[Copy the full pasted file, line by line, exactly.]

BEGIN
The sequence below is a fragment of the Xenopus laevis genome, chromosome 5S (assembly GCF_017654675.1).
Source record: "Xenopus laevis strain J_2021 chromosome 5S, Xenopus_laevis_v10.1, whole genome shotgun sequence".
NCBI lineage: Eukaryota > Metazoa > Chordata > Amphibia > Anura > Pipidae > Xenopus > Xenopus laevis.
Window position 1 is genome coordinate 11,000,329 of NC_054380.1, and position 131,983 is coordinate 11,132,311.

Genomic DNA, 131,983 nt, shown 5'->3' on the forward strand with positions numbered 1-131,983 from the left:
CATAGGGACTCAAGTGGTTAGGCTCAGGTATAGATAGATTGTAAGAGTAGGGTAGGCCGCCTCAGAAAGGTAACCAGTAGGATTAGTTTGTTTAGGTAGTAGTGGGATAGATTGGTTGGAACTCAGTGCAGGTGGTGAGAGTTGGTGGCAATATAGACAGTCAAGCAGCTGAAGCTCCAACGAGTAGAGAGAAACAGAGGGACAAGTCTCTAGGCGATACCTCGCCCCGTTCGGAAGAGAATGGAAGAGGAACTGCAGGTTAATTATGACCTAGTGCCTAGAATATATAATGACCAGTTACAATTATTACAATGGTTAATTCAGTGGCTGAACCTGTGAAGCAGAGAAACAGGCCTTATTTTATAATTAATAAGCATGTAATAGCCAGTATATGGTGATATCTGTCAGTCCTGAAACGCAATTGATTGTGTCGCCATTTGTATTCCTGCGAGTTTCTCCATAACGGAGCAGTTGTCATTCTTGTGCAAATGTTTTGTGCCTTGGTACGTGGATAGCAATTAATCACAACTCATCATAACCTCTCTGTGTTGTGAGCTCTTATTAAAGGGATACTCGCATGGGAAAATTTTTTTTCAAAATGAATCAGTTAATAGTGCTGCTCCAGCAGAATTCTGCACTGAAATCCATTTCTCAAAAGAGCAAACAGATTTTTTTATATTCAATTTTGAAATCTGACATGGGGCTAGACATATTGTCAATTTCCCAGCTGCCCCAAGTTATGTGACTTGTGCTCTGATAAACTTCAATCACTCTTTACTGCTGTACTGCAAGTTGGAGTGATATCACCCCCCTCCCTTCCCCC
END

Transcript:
The sequence below is a fragment of the Xenopus laevis genome, chromosome 5S (assembly GCF_017654675.1).
Source record: "Xenopus laevis strain J_2021 chromosome 5S, Xenopus_laevis_v10.1, whole genome shotgun sequence".
NCBI lineage: Eukaryota > Metazoa > Chordata > Amphibia > Anura > Pipidae > Xenopus > Xenopus laevis.
Window position 1 is genome coordinate 11,000,329 of NC_054380.1, and position 131,983 is coordinate 11,132,311.

Genomic DNA, 131,983 nt, shown 5'->3' on the forward strand with positions numbered 1-131,983 from the left:
CATAGGGACTCAAGTGGTTAGGCTCAGGTATAGATAGATTGTAAGAGTAGGGTAGGCCGCCTCAGAAAGGTAACCAGTAGGATTAGTTTGTTTAGGTAGTAGTGGGATAGATTGGTTGGAACTCAGTGCAGGTGGTGAGAGTTGGTGGCAATATAGACAGTCAAGCAGCTGAAGCTCCAACGAGTAGAGAGAAACAGAGGGACAAGTCTCTAGGCGATACCTCGCCCCGTTCGGAAGAGAATGGAAGAGGAACTGCAGGTTAATTATGACCTAGTGCCTAGAATATATAATGACCAGTTACAATTATTACAATGGTTAATTCAGTGGCTGAACCTGTGAAGCAGAGAAACAGGCCTTATTTTATAATTAATAAGCATGTAATAGCCAGTATATGGTGATATCTGTCAGTCCTGAAACGCAATTGATTGTGTCGCCATTTGTATTCCTGCGAGTTTCTCCATAACGGAGCAGTTGTCATTCTTGTGCAAATGTTTTGTGCCTTGGTACGTGGATAGCAATTAATCACAACTCATCATAACCTCTCTGTGTTGTGAGCTCTTATTAAAGGGATACTCGCATGGGAAAATTTTTTTTCAAAATGAATCAGTTAATAGTGCTGCTCCAGCAGAATTCTGCACTGAAATCCATTTCTCAAAAGAGCAAACAGATTTTTTTATATTCAATTTTGAAATCTGACATGGGGCTAGACATATTGTCAATTTCCCAGCTGCCCCAAGTTATGTGACTTGTGCTCTGATAAACTTCAATCACTCTTTACTGCTGTACTGCAAGTTGGAGTGATATCACCCCCCTCCCTTCCCCC